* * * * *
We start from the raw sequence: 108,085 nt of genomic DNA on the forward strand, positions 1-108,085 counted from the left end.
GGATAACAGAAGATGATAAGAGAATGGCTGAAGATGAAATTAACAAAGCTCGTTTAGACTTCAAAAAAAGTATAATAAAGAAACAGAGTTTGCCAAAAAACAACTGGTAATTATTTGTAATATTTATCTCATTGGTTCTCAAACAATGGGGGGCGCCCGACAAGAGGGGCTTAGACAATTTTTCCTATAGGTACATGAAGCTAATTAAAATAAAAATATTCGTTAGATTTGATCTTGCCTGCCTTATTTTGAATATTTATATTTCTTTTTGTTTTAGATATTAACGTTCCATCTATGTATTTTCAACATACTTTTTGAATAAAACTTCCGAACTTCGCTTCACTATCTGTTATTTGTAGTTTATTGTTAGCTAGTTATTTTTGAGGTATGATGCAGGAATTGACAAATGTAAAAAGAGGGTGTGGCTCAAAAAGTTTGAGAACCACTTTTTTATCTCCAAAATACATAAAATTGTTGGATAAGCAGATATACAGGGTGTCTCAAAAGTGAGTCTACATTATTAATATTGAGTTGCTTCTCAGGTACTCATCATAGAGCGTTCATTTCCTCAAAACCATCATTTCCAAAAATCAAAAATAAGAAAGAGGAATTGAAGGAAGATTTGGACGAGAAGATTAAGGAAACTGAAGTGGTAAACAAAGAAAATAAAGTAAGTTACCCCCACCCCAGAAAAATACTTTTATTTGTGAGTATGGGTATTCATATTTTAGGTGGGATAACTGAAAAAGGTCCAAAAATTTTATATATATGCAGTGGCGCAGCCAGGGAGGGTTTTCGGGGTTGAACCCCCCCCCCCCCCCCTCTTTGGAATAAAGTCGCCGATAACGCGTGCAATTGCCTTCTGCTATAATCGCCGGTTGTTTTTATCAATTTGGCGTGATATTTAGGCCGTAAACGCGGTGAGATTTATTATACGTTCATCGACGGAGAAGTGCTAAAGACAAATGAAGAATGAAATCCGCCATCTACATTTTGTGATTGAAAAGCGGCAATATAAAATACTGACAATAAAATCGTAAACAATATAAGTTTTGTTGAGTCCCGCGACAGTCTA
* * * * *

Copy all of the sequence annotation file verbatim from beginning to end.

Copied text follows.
We start from the raw sequence: 108,085 nt of genomic DNA on the forward strand, positions 1-108,085 counted from the left end.
GGATAACAGAAGATGATAAGAGAATGGCTGAAGATGAAATTAACAAAGCTCGTTTAGACTTCAAAAAAAGTATAATAAAGAAACAGAGTTTGCCAAAAAACAACTGGTAATTATTTGTAATATTTATCTCATTGGTTCTCAAACAATGGGGGGCGCCCGACAAGAGGGGCTTAGACAATTTTTCCTATAGGTACATGAAGCTAATTAAAATAAAAATATTCGTTAGATTTGATCTTGCCTGCCTTATTTTGAATATTTATATTTCTTTTTGTTTTAGATATTAACGTTCCATCTATGTATTTTCAACATACTTTTTGAATAAAACTTCCGAACTTCGCTTCACTATCTGTTATTTGTAGTTTATTGTTAGCTAGTTATTTTTGAGGTATGATGCAGGAATTGACAAATGTAAAAAGAGGGTGTGGCTCAAAAAGTTTGAGAACCACTTTTTTATCTCCAAAATACATAAAATTGTTGGATAAGCAGATATACAGGGTGTCTCAAAAGTGAGTCTACATTATTAATATTGAGTTGCTTCTCAGGTACTCATCATAGAGCGTTCATTTCCTCAAAACCATCATTTCCAAAAATCAAAAATAAGAAAGAGGAATTGAAGGAAGATTTGGACGAGAAGATTAAGGAAACTGAAGTGGTAAACAAAGAAAATAAAGTAAGTTACCCCCACCCCAGAAAAATACTTTTATTTGTGAGTATGGGTATTCATATTTTAGGTGGGATAACTGAAAAAGGTCCAAAAATTTTATATATATGCAGTGGCGCAGCCAGGGAGGGTTTTCGGGGTTGAACCCCCCCCCCCCCCCCTCTTTGGAATAAAGTCGCCGATAACGCGTGCAATTGCCTTCTGCTATAATCGCCGGTTGTTTTTATCAATTTGGCGTGATATTTAGGCCGTAAACGCGGTGAGATTTATTATACGTTCATCGACGGAGAAGTGCTAAAGACAAATGAAGAATGAAATCCGCCATCTACATTTTGTGATTGAAAAGCGGCAATATAAAATACTGACAATAAAATCGTAAACAATATAAGTTTTGTTGAGTCCCGCGACAGTCTA